Reinsurance Tutorials #7 - Season 2
Hi everybody 👋
Most of the time, an Excess of Loss treaty is used to cover motor business.
The treaty covers both Motor Physical Damage (including casualty and collision) and Motor Third Party Liability. Motor Third Party Liability coverage provides compensation for both property damage and bodily injury damage suffered by a third party. Compensation for bodily injury damage, specifically severe bodily injury damage, is provided after long periods, sometimes many years and even decades.
Because of this, Motor is considered long-tail business.
Some clauses are especially drafted to meet with the specific criteria of Motor Excess of Loss treaties. We will focus on two of these clauses: the Indexation clause and the Annuities clause.
Let’s start with the Indexation clause! ⏬
The Indexation clause
Motor treaties are written on a loss occurring basis. Therefore, the Reinsurer pays claims that occur within the period of effect of the treaty many years after occurrence of the loss.
Consequently, much time may pass between the underwriting year and the period of claims payment or settlement and the treaty deductible and limit suffer inflation or monetary erosion. This can modify the Reinsurer’s liability as the deductible and the limit initially negotiated and agreed upon at the time of underwriting no longer have the same impact.
In order neutralize this effect, long tail treaties include an indexation clause. In this clause, the Reinsurer and the Cedent express their intention to retain the relative value of the deductible and the limit of liability agreed under the treaty.
They also agree that their respective contribution in the payment of the losses remains in force at the date of reference mentioned in the treaty. The indexation clause defines a reference index which is applied to the deductible and the limit of the Reinsurance agreement. This Reference index or Base index is most often an income index, or a consumer index.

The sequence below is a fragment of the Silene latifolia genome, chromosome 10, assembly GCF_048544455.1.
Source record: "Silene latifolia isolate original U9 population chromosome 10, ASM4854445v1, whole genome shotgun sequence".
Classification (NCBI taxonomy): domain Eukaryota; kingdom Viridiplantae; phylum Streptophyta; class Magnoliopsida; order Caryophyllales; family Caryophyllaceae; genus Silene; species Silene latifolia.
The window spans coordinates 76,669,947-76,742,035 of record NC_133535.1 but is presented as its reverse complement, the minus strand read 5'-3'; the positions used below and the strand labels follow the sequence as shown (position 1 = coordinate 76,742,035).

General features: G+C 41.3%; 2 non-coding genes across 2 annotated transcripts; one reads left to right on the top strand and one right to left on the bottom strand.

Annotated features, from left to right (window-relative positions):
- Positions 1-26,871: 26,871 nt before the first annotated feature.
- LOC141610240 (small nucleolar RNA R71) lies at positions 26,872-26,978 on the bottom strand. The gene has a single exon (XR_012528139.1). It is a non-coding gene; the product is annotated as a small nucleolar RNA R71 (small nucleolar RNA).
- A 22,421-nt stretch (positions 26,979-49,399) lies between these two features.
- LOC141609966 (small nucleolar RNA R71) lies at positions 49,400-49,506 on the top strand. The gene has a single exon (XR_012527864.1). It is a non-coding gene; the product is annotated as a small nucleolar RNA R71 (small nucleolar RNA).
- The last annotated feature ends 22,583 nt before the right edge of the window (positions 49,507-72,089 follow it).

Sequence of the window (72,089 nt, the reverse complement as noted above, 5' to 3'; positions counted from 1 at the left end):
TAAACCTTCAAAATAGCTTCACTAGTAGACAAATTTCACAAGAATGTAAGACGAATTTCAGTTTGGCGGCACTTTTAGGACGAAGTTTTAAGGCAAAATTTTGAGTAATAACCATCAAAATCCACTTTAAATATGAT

The Base index at the underwriting year is stated at index 100. Each loss settlement or payment (lump sum or annuities) made under the Reinsurance agreement will be adjusted using this Base index value.
Let’s look at an example.
A Motor bodily injury claim occurs in 2016. The claim triggers an excess of loss of 1,000,000 euros in the 2016 treaty. In 2021, the loss is estimated at 2,000,000 euros. The Cedent which had already paid 1,000,000 euros to the claimant, requests payment from its Reinsurers.
Should the Reinsurers pay an additional 1,000,000 euros? Yes, if there is no Index Clause. No, if there is an Index Clause.
The deductible (or retention) of the treaty, which is 1,000,000 euros, must be recalculated according to variations in the Base Index Clause. If the Base Index was stated at 100 and has increased to 102 in the period from 2016 to 2021, the priority is no longer 1,000,000 euros but 1,020,000 euros. Then, the Reinsurers will pay 980,000 euros and not 1,000,000 euros.
There is a variant of this type of Index Clause. It is called the Full Index Clause.
This clause may, for example, be only applied when there is a specified percentage of variation of the Base index (in most cases 10%). Then, the Index clause is triggered only when the Base index shows a variation of over 10%. If so, the applicable deductible and the Reinsurer’s liability shall be increased or reduced proportionally. If not, the deductible and the limit are the fixed amounts agreed in the treaty.
Quite fair, no?
The Annuities clause
The second specific clause used in Motor Bodily Injury treaties that I would like to share with you is the Annuities clause. What is an Annuities clause? This clause is specific to some markets and quite popular on the French market.
A bodily injury may be compensated for by payment of a lump sum or annuities (called Periodical Payment Order in the UK). When an annuity or a PPO is settled, the Annuities clause defines the Reinsurer’s liability.
There are two kinds of clauses:
- “Annuities Follow-up” clause: the Reinsurer follows the fortune of the Ceding company until the end of the annuity. With an additional method, the Reinsurer also pays the total of the stabilized paid annuities above the deductible. The Reinsurer must consequently keep the file open as long as the claimant is alive
- “Annuities Buy-back” clause: The Reinsurer pays all the discounted future cash flows in one shot with a lump sum. All calculation rules are defined in the treaty. The payment frees the Reinsurer (except when cases are reopened as mentioned in the treaty).
Any “Annuities Buy-back” clause must mention the future features to be taken into account in order to calculate the lump sum paid by the Reinsurer: mortality table, discount rate and date of calculation.
See you soon in the next video with Clémence who will take a close look at the French market...
Bye for now 👋
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